Preface viii PREFACE three sections of the book: applications at the level of individual organisms and of single-species populations, of species interactions, and of whole communities and ecosystems. But we remain wedded to the belief that environmental action can only ever be as sound as the ecological principles on which it is based. Hence, while the remaining chapters are still largely about the principles themselves rather than their application, we believe that the wholeof this book is aimed at improving preparedness for addressing the environmental problems of the new millennium.

Ecology’s ecological niche

We would be poor ecologists indeed if we did not believe that the principles of ecology apply to all facets of the world around us and all aspects of human endeavor. So, when we wrote the first edition of Ecology, it was a generalist book, designed to overcome the opposition of all competing textbooks. Much more recently, we have been persuaded to use our ‘big book’ as a springboard to produce a smaller, less demanding text, Essentials of Ecology(also published by Blackwell Publishing!), aimed especially at the first year of a degree program and at those who may, at that stage, be taking the only ecology course they will ever take.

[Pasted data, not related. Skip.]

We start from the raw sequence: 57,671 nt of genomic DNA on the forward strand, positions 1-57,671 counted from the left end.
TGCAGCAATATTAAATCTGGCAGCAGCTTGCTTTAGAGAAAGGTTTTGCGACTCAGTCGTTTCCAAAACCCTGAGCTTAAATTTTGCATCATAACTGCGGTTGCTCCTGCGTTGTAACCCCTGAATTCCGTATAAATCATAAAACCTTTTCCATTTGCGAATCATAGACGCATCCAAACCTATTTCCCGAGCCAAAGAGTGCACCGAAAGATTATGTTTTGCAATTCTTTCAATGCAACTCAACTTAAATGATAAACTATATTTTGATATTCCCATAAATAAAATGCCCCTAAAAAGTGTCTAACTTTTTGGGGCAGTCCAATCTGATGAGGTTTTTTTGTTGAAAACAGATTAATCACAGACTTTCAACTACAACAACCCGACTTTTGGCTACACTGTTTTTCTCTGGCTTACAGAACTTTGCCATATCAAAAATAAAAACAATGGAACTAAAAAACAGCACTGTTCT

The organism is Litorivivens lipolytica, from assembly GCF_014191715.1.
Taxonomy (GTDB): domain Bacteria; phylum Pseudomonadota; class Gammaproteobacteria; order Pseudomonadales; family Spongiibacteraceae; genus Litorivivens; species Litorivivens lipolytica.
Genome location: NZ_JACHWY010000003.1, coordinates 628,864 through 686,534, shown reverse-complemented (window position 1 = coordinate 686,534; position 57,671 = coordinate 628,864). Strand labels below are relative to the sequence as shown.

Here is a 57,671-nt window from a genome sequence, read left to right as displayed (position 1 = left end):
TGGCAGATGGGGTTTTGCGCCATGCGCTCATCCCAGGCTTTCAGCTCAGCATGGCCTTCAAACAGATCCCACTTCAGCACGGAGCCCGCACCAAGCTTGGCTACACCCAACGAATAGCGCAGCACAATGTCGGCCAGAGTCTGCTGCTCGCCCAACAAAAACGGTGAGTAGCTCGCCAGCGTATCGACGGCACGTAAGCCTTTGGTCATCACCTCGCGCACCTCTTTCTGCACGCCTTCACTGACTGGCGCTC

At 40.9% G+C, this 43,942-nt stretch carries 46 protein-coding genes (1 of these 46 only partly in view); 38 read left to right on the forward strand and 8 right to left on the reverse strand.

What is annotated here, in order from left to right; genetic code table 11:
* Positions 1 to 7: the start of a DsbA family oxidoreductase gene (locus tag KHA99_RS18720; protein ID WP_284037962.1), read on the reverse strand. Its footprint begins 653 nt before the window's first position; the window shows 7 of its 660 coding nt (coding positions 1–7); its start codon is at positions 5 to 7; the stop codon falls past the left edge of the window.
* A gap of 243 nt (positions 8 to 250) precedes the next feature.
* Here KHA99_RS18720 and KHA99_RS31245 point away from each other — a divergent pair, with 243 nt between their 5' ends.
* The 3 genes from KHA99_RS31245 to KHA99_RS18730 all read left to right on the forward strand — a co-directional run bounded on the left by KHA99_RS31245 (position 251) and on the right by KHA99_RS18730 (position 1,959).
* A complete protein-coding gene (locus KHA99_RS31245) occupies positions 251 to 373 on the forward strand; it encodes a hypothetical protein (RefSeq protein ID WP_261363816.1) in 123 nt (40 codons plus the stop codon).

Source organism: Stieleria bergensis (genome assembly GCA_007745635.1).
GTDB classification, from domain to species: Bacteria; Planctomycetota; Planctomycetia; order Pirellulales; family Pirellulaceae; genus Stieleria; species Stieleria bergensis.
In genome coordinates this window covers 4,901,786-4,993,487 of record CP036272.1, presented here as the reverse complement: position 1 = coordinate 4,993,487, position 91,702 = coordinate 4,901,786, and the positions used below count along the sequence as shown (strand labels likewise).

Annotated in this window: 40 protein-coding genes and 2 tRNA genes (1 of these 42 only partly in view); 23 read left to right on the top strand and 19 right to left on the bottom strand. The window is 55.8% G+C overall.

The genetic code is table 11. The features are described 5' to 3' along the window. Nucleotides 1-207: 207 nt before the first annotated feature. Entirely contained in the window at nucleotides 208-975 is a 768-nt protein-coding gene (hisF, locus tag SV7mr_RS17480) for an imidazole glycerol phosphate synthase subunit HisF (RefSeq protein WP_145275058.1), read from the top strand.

This, in turn, has allowed us to engineer a certain amount of ‘niche differentiation’. With the first years covered by Essentials, we have been freer to attempt to make this fourth edition an upto-date guide to ecology now(or, at least, when it was written). To this end, the results from around 800 studies have been newly incorporated into the text, most of them published since the third edition. None the less, we have shortened the text by around 15%, mindful that for many, previous editions have become increasingly overwhelming, and that, clichéd as it may be, less is often more. We have also consciously attempted, while including so much modern work, to avoid bandwagons that seem likely to have run into the buffers by the time many will be using the book. Of course, we may also, sadly, have excluded bandwagons that go on to fulfil their promise.